## Quantum Field Theory

### Yang-Mills Theory

The Yang-Mills (Figure 03i) theory was originally devised to discribe the strong interaction between nucleons (neutrons and protons, now recognize as not elementary) mediating by gauge bosons - the pion in this case. It was also involved in the early attempt to formulate a  gauge theory for the weak interaction. It is a generalization of the U(1) gauge theory for QED with non-abelian group (for the internal space). It fails to account for the mass of the gauge bosons in the interaction. However, it provides a good framework for QCD in strong interaction as its mediating bosons are massless. Since non-abelian gauge bosons can be emitted and absorbed from the gauge bosons themselves (see Figure 03j), they create anti-shielding for the quark anti-quark pairs in the virtual particle cloud (the Yukawa cloud). The color charge becomes weaker at smaller probing distance, and leads to asymptotic freedom. Conversely, at larger distances, the color charge increases,

#### Figure 03j Gluon Vertex so that the quarks tends to bind more tightly together giving rise to quark confinement, which is the flip side of asymptotic freedom.

The mathematical formulation starts with the local gauge transformation of the fermion field: ' = exp(i (x) ) where (x) is a function of x denoting the phase angles in the internal space, and represents three 2x2 non-commuting matrices (generators) for the SU(2) group; and eight 3x3 non-commuting matrices for the SU(3) group. In other word, this kind of transformation is non-abelian.

The problem with the construction is that the derivatives of the fermion field are not covariant under this transformation. It can be shown that the formulation is invariant only if the derivative is replaced by the covariant derivative:

D = + i  ab a

where the space-time component is labeled by the index , the index "a" is for the phase angles, is the coupling constant, and  b = ab a represents the new fields (the gauge bosons) introduced to render an invariant theory under the local gauge transformation. Then the Lagrangian density takes the form: The Yang-Mills theory appears to be the intermediate stage between QED and the Standard Model. A comparison shows the progress made by the Yang-Mills theory since QED and the problems that prevent its development to a full-fledged theory of weak interaction.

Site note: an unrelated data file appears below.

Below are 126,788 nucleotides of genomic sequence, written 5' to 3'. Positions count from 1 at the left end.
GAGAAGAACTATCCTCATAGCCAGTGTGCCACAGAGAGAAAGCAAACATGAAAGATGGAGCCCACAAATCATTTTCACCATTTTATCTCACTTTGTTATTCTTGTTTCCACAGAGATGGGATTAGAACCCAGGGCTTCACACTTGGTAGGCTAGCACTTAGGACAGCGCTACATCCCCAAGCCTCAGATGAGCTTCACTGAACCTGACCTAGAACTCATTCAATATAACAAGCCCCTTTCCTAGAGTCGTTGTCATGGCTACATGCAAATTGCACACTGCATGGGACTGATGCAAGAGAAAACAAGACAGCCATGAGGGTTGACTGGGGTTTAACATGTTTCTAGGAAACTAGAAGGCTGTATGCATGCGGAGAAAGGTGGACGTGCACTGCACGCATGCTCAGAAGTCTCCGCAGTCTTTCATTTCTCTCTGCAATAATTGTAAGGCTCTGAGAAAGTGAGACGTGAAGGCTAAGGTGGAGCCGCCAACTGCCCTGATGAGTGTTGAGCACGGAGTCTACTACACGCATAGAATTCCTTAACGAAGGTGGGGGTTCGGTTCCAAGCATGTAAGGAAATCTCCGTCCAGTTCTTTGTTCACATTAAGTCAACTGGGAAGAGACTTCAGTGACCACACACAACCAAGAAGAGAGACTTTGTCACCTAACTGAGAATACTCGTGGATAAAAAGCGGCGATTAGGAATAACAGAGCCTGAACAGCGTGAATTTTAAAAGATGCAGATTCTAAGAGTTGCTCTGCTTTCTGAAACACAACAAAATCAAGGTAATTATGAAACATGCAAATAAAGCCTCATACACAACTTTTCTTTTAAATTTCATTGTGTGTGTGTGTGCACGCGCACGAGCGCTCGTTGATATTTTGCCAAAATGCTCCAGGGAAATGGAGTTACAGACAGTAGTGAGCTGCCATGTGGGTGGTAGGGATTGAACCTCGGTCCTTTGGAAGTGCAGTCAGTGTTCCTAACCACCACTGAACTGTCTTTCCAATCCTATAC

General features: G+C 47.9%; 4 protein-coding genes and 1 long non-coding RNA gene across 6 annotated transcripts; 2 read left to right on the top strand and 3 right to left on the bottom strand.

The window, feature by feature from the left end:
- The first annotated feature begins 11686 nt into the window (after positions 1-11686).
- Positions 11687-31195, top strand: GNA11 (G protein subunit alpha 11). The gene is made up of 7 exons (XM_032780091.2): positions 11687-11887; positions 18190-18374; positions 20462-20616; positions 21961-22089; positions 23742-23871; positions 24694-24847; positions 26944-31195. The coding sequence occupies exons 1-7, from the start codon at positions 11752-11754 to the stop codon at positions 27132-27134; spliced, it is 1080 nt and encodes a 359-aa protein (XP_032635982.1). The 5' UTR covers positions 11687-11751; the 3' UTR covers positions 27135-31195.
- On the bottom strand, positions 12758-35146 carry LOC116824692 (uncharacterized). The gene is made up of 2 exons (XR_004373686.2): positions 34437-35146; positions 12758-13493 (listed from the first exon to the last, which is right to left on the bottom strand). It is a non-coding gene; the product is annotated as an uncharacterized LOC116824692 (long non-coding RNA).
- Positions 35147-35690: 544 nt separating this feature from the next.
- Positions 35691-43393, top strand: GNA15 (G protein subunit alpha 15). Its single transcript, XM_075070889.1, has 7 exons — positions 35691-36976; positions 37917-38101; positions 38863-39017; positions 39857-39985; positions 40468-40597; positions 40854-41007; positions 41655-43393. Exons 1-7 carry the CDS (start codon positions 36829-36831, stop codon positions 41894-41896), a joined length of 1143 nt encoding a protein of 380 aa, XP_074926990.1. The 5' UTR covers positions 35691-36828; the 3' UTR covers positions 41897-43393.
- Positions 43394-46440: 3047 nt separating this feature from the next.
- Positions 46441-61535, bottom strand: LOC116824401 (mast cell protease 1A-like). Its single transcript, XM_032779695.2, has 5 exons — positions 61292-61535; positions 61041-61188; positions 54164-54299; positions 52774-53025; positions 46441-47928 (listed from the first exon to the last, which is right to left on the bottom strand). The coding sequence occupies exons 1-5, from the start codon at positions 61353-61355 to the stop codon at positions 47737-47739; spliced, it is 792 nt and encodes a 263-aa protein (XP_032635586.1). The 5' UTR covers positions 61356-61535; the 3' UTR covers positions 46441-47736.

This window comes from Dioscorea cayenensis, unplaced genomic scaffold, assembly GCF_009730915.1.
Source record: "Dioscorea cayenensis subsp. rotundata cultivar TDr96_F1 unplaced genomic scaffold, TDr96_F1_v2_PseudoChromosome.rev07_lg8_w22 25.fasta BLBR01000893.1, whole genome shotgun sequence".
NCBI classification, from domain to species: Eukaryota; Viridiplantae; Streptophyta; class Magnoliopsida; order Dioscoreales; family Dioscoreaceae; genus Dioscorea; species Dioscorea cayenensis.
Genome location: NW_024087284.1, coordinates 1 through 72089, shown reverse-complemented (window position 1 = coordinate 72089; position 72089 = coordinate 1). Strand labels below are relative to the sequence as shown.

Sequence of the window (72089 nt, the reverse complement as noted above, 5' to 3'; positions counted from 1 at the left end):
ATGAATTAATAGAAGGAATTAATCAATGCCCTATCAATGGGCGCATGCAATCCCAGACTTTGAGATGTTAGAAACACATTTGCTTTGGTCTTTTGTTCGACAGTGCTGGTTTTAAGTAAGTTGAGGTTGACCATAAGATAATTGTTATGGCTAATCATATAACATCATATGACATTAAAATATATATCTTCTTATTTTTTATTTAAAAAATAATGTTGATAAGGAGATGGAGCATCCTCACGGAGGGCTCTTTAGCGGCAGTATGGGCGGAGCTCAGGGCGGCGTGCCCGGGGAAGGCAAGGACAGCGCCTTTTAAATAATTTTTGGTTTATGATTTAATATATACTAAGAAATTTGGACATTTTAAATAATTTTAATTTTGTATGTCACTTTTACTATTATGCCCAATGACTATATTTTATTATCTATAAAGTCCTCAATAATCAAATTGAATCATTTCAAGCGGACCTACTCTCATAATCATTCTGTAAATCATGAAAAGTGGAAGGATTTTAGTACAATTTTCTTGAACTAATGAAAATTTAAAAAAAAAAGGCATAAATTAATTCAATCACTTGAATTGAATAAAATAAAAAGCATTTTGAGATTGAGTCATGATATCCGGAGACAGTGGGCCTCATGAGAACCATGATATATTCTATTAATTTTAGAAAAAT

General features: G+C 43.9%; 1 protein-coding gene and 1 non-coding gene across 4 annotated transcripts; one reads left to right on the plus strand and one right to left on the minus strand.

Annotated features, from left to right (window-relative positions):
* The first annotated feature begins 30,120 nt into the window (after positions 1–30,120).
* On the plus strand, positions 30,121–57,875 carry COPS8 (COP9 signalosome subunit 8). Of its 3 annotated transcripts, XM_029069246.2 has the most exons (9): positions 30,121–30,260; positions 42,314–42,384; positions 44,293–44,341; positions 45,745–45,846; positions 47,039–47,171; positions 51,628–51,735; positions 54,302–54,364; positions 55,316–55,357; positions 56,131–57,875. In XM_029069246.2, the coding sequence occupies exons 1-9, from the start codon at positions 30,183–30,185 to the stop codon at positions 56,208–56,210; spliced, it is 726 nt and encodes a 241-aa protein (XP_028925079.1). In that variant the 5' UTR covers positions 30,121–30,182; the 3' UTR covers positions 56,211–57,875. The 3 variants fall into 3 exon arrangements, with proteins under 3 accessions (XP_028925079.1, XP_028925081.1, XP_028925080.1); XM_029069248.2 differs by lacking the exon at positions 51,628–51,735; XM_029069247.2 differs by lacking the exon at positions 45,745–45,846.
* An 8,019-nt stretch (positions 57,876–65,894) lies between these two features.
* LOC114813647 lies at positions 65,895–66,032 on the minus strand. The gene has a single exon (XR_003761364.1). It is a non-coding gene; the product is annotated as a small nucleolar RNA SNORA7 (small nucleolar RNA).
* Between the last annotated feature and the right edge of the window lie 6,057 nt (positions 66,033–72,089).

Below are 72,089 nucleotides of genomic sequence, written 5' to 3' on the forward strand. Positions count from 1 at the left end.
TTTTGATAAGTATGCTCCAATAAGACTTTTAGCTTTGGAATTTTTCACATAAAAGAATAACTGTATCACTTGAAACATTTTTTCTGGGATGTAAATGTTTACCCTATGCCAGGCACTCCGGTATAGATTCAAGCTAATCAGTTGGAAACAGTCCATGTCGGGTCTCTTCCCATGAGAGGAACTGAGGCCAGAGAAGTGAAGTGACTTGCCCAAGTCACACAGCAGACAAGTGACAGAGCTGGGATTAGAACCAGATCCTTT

• The field equation for the fermion in Eq.(39f) appears to be similar in form to the one for QED (see Eq.(13)) with the interaction Hamiltonian in Eq.(38b), except that the abelian gauge boson field A is now replaced by the non-abelian gauge boson fields ab a.

• The field equation for the gauge boson in Eqs.(39e) and the definition of f  in Eq.(39h) is similar to the electromagnetic field equation in Eqs.(23) and (24), except an additional non-linear term, indicating that the b 's interact among themselves (with the same coupling constant, also see Figure 03j) and is responsible for the anti-shielding effect.

• While the f  in Eq.(39d) can be identified to W  in Eqs.(41a) and (42a) for the Standard Model. The Yang-Mills theory fails to account for the chiral nature of the fermion fields in weak interaction. Parity violation in weak interaction has not been discovered until 1957 - four years later than the introduction of the Yang-Mills theory.

• The mass for the vector bosons in weak interaction is absent in the Yang-Mills theory. Only the fermion mass is hand written into the formulation. The Standard Model takes care of both via the interaction with the Higgs field in Eq.(41c). The problem with the gauge-field mass is recalled fondly in an anecdote by C. N. Yang (1922-).

• The Lagrangian density Eq.(39d) in the Yang-Mills theory is virtually identical to the QCD's in Eq.(43), except that the number of fermions (quarks) is six altogether. Such data were not available to Yang and Mills in 1953.

• For convenience, most of the formulas in quantum field theory are expressed in natural units with = 1, c =1, then becomes dimensionless. Otherwise, the mass term in the formulism would be m/ c; while the interaction term would appear as ( / c)  b .

• The Yang-Mills theory is applicable to the early universe when the temperature was higher than 250 Gev (see table on "A History of Cosmic Expansion"). The Higgs field, which endows mass to most of the elementary particles, was still in its symmetrical state, and was unable to interact with them. Thus, all particles are massless and the Yang-Mills theory is perfectly suitable to describe them.

• The Yang-Mills theory has been used as toy model to study supersymmetry. Its Euclidean space-time version is the base for the notion of instanton.

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